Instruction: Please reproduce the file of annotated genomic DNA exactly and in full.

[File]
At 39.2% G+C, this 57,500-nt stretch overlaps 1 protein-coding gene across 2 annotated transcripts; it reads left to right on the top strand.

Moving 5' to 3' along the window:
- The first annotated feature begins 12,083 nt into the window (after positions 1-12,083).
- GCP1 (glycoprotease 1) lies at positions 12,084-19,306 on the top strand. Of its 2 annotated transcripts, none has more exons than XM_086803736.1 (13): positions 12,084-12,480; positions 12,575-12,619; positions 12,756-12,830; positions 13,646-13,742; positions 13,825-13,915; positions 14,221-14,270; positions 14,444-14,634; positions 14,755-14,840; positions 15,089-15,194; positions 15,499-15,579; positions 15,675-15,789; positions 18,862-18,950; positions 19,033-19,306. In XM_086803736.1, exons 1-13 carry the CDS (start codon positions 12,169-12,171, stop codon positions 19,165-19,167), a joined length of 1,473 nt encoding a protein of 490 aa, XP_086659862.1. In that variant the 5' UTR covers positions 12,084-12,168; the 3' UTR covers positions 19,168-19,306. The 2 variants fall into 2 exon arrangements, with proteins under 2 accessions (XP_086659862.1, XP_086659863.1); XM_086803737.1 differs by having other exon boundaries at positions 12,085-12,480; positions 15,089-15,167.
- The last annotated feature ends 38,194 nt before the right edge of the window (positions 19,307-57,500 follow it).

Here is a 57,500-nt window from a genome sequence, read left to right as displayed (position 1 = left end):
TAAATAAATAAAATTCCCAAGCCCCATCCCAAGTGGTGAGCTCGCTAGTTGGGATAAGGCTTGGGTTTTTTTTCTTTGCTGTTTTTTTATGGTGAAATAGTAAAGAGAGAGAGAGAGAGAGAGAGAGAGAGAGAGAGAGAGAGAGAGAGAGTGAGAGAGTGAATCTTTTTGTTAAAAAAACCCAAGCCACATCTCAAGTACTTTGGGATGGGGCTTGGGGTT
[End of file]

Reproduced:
At 39.2% G+C, this 57,500-nt stretch overlaps 1 protein-coding gene across 2 annotated transcripts; it reads left to right on the top strand.

Moving 5' to 3' along the window:
- The first annotated feature begins 12,083 nt into the window (after positions 1-12,083).
- GCP1 (glycoprotease 1) lies at positions 12,084-19,306 on the top strand. Of its 2 annotated transcripts, none has more exons than XM_086803736.1 (13): positions 12,084-12,480; positions 12,575-12,619; positions 12,756-12,830; positions 13,646-13,742; positions 13,825-13,915; positions 14,221-14,270; positions 14,444-14,634; positions 14,755-14,840; positions 15,089-15,194; positions 15,499-15,579; positions 15,675-15,789; positions 18,862-18,950; positions 19,033-19,306. In XM_086803736.1, exons 1-13 carry the CDS (start codon positions 12,169-12,171, stop codon positions 19,165-19,167), a joined length of 1,473 nt encoding a protein of 490 aa, XP_086659862.1. In that variant the 5' UTR covers positions 12,084-12,168; the 3' UTR covers positions 19,168-19,306. The 2 variants fall into 2 exon arrangements, with proteins under 2 accessions (XP_086659862.1, XP_086659863.1); XM_086803737.1 differs by having other exon boundaries at positions 12,085-12,480; positions 15,089-15,167.
- The last annotated feature ends 38,194 nt before the right edge of the window (positions 19,307-57,500 follow it).

Here is a 57,500-nt window from a genome sequence, read left to right as displayed (position 1 = left end):
TAAATAAATAAAATTCCCAAGCCCCATCCCAAGTGGTGAGCTCGCTAGTTGGGATAAGGCTTGGGTTTTTTTTCTTTGCTGTTTTTTTATGGTGAAATAGTAAAGAGAGAGAGAGAGAGAGAGAGAGAGAGAGAGAGAGAGAGAGAGAGAGTGAGAGAGTGAATCTTTTTGTTAAAAAAACCCAAGCCACATCTCAAGTACTTTGGGATGGGGCTTGGGGTT